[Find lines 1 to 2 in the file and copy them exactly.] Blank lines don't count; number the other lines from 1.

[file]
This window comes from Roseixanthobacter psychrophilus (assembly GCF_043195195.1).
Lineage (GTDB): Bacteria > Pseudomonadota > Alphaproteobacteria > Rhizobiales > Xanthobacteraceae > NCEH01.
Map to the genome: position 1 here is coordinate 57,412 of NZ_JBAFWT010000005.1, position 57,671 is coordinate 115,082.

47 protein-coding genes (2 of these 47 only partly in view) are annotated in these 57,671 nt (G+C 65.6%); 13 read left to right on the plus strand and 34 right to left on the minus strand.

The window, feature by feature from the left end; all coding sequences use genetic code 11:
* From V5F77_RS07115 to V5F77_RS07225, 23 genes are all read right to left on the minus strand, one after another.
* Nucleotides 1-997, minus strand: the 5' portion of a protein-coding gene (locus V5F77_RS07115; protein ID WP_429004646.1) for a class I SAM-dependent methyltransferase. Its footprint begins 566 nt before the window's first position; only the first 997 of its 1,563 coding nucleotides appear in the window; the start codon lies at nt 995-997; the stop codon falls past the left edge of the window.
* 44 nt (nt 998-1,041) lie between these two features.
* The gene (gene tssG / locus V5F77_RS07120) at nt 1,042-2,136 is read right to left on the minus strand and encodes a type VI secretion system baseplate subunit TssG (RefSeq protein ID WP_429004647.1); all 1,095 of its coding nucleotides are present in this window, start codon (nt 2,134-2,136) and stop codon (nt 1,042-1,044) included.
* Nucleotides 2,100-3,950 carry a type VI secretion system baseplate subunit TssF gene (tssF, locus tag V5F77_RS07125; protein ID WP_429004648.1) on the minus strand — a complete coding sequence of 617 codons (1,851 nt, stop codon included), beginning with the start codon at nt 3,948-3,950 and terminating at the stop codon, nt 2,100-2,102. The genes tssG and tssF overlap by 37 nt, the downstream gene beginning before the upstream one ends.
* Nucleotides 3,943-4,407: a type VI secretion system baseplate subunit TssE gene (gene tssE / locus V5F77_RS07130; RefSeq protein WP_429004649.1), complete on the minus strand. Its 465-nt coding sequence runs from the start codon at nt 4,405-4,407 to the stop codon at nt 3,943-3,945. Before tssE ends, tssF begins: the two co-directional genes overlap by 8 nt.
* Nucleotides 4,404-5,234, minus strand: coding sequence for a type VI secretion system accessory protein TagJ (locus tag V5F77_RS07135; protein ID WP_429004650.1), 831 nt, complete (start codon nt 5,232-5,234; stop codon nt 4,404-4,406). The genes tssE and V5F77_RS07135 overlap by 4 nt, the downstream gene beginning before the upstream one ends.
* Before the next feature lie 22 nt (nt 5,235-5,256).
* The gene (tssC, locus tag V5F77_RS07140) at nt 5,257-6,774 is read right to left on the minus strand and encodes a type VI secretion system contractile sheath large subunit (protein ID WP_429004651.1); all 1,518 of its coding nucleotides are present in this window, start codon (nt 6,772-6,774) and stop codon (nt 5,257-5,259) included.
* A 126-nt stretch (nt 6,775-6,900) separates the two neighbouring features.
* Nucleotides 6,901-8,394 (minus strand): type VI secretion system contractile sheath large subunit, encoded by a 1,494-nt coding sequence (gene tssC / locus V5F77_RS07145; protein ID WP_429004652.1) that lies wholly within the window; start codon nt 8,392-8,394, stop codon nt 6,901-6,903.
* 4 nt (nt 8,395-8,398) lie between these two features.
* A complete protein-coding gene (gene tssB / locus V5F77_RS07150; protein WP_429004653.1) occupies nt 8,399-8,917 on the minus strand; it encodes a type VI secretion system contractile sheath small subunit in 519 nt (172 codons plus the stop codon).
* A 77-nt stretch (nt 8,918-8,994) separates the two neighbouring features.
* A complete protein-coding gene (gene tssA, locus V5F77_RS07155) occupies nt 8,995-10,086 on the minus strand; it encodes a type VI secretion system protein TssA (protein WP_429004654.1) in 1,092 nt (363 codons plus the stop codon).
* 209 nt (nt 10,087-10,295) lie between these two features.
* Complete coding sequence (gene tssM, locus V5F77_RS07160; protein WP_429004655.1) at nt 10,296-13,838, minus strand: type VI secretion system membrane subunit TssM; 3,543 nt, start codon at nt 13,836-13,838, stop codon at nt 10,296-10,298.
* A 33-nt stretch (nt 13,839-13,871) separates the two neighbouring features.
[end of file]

This window comes from Roseixanthobacter psychrophilus (assembly GCF_043195195.1).
Lineage (GTDB): Bacteria > Pseudomonadota > Alphaproteobacteria > Rhizobiales > Xanthobacteraceae > NCEH01.